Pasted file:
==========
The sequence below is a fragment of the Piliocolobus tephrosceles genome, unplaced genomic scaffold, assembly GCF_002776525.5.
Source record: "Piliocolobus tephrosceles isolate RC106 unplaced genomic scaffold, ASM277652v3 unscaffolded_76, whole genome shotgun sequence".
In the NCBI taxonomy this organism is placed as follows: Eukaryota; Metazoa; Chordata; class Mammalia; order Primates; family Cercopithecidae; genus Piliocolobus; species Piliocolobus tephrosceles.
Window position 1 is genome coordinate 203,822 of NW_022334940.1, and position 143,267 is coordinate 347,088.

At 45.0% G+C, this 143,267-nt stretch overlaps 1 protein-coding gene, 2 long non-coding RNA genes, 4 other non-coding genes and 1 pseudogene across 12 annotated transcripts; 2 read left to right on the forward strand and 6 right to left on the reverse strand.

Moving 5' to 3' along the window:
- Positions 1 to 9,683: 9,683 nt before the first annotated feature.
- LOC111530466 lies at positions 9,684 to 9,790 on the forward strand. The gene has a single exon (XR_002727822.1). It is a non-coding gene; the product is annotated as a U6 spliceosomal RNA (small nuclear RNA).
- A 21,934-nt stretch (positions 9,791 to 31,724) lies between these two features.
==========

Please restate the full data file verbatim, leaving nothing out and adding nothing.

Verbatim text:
The sequence below is a fragment of the Piliocolobus tephrosceles genome, unplaced genomic scaffold, assembly GCF_002776525.5.
Source record: "Piliocolobus tephrosceles isolate RC106 unplaced genomic scaffold, ASM277652v3 unscaffolded_76, whole genome shotgun sequence".
In the NCBI taxonomy this organism is placed as follows: Eukaryota; Metazoa; Chordata; class Mammalia; order Primates; family Cercopithecidae; genus Piliocolobus; species Piliocolobus tephrosceles.
Window position 1 is genome coordinate 203,822 of NW_022334940.1, and position 143,267 is coordinate 347,088.

At 45.0% G+C, this 143,267-nt stretch overlaps 1 protein-coding gene, 2 long non-coding RNA genes, 4 other non-coding genes and 1 pseudogene across 12 annotated transcripts; 2 read left to right on the forward strand and 6 right to left on the reverse strand.

Moving 5' to 3' along the window:
- Positions 1 to 9,683: 9,683 nt before the first annotated feature.
- LOC111530466 lies at positions 9,684 to 9,790 on the forward strand. The gene has a single exon (XR_002727822.1). It is a non-coding gene; the product is annotated as a U6 spliceosomal RNA (small nuclear RNA).
- A 21,934-nt stretch (positions 9,791 to 31,724) lies between these two features.